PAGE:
Ground-penetrating radar (GPR) has been used on an array of floodplain types on the lower Tuross River, in southeastern New South Wales, as part of an investigation into controls on channel-floodplain relationships. Ground-penetrating radar transects from two floodplains are presented, along with sedimentological detail from trenches dug along the profiles at key locations. Sedimentological investigations showed that 100 MHz antenna gave an approximation of overall bedding trends in the upper 3 m when automatic gain control processing was used. Spreading and exponential compensation processing provided insight into textural changes associated with increased silt content distal of the levee crest. One trench showed that thinning beds were responsible for onlapping reflectors. Signal attenuation at -4m depth below the raised floodplain surface resulted from a >50 cm-thick bed of sandy clay. The close integration of GPR and sedimentological data produced an excellent dataset, that enabled form-process associations and floodplain evolution to be established for these sandy floodplains. However, accurate subsurface assessment and interpretation must stem from carefully combined GPR and sedimentological datasets.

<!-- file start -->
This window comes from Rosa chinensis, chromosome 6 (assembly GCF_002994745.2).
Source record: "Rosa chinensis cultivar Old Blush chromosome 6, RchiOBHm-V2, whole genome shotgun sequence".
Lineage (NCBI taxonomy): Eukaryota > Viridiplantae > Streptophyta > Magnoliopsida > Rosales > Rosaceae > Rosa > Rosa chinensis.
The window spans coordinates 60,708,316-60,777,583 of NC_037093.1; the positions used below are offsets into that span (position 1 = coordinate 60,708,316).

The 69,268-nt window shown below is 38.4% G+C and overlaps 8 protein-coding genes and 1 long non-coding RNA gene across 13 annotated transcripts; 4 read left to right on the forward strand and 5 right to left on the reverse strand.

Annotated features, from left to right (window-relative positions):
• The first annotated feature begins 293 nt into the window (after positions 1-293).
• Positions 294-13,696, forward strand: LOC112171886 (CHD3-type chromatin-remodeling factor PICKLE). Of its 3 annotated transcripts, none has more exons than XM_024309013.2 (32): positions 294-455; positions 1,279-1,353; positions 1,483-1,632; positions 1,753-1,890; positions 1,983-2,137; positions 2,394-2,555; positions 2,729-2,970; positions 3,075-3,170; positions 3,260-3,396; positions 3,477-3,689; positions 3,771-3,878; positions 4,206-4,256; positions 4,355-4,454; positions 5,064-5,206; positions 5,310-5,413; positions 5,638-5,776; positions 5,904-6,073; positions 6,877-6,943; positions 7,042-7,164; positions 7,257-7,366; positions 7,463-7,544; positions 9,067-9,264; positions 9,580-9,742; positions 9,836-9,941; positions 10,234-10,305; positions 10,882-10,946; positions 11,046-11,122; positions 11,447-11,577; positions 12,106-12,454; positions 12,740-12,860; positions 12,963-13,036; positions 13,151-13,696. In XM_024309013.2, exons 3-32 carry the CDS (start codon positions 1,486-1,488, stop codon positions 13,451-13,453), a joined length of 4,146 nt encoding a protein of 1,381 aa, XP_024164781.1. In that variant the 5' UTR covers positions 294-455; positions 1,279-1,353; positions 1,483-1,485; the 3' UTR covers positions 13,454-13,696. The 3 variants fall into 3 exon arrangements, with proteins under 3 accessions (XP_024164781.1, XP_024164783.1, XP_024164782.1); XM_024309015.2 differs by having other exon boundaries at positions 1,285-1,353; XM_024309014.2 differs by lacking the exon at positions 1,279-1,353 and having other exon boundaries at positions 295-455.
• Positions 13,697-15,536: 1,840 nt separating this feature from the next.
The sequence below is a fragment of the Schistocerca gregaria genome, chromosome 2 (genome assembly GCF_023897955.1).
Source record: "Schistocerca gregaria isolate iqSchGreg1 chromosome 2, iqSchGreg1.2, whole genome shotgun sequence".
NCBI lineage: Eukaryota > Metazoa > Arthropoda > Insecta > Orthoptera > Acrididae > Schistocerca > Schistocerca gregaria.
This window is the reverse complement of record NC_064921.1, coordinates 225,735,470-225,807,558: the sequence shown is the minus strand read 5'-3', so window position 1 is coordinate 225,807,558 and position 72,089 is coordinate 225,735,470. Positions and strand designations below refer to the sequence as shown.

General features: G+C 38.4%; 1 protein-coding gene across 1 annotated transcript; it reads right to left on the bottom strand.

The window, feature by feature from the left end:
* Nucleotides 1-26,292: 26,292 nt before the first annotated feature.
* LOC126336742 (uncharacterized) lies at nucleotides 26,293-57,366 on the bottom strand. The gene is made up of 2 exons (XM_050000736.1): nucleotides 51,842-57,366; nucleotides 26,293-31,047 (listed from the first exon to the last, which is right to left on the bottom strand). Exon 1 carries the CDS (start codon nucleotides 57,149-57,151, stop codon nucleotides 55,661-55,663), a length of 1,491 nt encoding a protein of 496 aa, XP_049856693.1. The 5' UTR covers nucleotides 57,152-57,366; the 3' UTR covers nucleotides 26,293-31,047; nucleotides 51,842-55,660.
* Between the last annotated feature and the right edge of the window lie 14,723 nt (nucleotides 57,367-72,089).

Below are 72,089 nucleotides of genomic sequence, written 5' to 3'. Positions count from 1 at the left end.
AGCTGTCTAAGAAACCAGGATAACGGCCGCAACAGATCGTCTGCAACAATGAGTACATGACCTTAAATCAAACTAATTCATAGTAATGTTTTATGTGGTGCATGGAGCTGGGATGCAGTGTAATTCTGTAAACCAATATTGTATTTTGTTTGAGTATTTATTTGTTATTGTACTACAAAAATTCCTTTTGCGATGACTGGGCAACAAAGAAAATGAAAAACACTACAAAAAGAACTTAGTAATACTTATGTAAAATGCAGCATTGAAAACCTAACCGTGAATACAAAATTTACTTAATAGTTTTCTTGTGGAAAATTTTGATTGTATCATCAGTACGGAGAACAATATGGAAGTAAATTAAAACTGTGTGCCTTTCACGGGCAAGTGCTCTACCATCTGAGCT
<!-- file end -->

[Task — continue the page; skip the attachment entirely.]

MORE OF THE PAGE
- ground-penetrating radar
- Tuross valley